I’ve been on every side of the table, and had challenging experiences with my investors.
I think what founders get wrong is not understanding incentives. VCs really do want you to be a big success. They can’t make money otherwise.
So really, the ‘worst’ things VCs do are simply around incentive dis-alignments. And VCs at different stages have different incentives:
- Tiny, non-Silicon Valley firms often won’t want you to raise very much. They may handicap your growth and ability to raise more capital because of this.
- Big Silicon Valley firms can only make money off Unicorns and Decacorns. If you want to do anything else, you get disaligned, at least partially. If you raise money from a Big Fund and don’t really want to build a Unicorn, you’ll always be looking over your shoulder. More on the math here: https://www.saastr.com/why-vcs-n…
- Seed funds may push you to raise more than you want. Because they get big personal ROI from “mark-ups” (i.e., higher prices in the next round). That’s OK just understand incentives.
- Smaller funds may also tell you not to raise more 😉 because they are dilution sensitive. Some small funds want mark-ups, but others are more ownership focused. They know they don’t have enough money to put a lot into subsequent rounds, so they’ll advise you to raise less. Don’t raise, Big Funds are bad, Try to Get Profitable With No More Money. They will give you this advice. Not necessarily wrong. Just biased 🙂
- Big funds may also push you to raise more than you want. Mark-ups matter here too, but also, they have a lot of capital to deploy in their winners. Once you take off, they’ll often want to invest $50m or even $100m per winner.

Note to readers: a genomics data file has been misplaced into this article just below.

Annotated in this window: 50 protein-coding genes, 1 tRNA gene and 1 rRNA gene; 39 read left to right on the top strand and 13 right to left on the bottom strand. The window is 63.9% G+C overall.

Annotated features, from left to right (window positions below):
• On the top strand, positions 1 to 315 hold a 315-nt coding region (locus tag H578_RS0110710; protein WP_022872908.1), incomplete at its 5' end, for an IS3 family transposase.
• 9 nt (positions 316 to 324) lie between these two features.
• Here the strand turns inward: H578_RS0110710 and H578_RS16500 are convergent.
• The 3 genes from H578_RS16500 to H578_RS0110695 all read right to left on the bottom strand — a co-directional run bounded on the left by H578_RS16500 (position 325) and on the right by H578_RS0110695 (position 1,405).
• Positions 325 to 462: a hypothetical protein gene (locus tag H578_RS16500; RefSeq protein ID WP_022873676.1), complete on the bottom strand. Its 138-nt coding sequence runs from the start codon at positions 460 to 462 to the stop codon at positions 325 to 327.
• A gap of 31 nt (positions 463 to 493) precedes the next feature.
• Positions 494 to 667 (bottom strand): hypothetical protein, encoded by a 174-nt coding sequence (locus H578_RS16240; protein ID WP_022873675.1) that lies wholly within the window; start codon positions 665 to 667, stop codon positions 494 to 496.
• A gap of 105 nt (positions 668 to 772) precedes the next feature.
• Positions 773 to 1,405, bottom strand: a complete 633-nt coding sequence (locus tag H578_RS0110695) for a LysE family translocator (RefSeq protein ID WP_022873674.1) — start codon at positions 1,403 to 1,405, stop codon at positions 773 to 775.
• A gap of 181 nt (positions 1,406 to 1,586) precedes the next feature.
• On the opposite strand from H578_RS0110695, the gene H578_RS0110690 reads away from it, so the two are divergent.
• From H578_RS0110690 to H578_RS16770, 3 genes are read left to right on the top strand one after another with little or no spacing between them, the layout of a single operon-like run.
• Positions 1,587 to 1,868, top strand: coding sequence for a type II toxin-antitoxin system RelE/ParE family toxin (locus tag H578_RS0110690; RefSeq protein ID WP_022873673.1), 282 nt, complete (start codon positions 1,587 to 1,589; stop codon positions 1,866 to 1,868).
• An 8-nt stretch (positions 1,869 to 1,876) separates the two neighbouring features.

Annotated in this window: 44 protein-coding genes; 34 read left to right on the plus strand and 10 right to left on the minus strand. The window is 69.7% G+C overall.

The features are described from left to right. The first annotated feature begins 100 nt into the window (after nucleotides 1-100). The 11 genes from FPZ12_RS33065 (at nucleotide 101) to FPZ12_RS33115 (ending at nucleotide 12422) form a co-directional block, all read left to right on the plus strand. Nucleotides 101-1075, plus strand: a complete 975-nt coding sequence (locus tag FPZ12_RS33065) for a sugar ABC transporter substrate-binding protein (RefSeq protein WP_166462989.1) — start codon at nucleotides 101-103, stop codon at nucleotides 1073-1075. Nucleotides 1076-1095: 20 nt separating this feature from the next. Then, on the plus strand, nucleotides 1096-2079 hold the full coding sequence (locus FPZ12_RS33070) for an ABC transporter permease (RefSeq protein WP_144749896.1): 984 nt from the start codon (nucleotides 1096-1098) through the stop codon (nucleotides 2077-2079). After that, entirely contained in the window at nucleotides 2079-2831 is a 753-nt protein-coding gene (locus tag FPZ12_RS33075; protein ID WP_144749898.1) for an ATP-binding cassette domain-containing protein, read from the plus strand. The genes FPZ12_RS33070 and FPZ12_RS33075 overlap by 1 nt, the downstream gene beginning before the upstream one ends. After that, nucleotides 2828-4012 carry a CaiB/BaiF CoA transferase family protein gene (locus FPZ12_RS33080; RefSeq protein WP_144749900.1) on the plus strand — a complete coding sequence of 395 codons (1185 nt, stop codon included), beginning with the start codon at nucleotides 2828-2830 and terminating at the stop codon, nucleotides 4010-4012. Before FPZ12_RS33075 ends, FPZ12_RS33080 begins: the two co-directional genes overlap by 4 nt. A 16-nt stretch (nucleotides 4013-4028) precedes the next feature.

- Very big funds may be less sensitive to who the CEO is (founder or not). Every VC fund wants the CEO they invest in to go the distance, or at least, the vast majority. But the bigger the fund, the more they tend to have potential CEO and COO candidates “on deck”.
- B-tier funds worry more about small stuff. A B-tier fund won’t have as many winners, and will be more worried about every deal doing at least OK. The top funds are generally swinging for the fences every time, and care less if they lose a few nickels here and there. The B-tier folks may micromanage you (annoying), but the A-tier folks may push you to swing hard when you aren’t ready.
- Different individual partners at firms have different incentives. I am a “solo GP” so I have nothing to prove except to my own investors. But at other firms, it’s very different. The GP with the hot hand can make calls and decisions that up-and-comers can’t. On the other hand, if your portfolio is full of winners, you may not care so much about the ones that aren’t yet winners.
- Bridge rounds are tough to predict. Some of the most stressful interactions with VCs are all-internal bridge rounds. You’re running out of money, and no one will write another check. So the insiders are forced to. No VC wants to be in this position — period. Never, ever plan on it. Never assume a VC will ever write you another check, and your life as CEO will be much better. But the stronger the hand of the VC partner overall, the less she may stress a relatively small bridge check. If she/he doesn’t have a lot of winners, a bridge may create huge drama. And CEO replacement discussions.
- If you don’t sell for >3x what you raise, it never ends well. There are many ‘horror’ stories on the internet of how founders sold and made nothing. That the VCs threw the founders under the bus. This can happen at the margin, for sure. But there is almost always one common thread in these stories — the company sold for less than it raised, or not much more. VC money is not a gift. You have to make your investors money first to make money yourself. That is how it works. If you sell for 3x or more than you raise (no matter what the sale price is, actually), it will all work out well or at least OK financially for the founders. Do not raise venture capital if you can’t commit to selling for a price at least 3x the total amount of venture capital you raise (and ideally, at least 3x the valuation of the last round).
None of these behaviors are evil, but personally, they did frustrate me as CEO at times.
Understand incentives for all your stakeholders. This is part of your job as CEO. Getting this right for your VPs, your engineers. And if you can, your investors.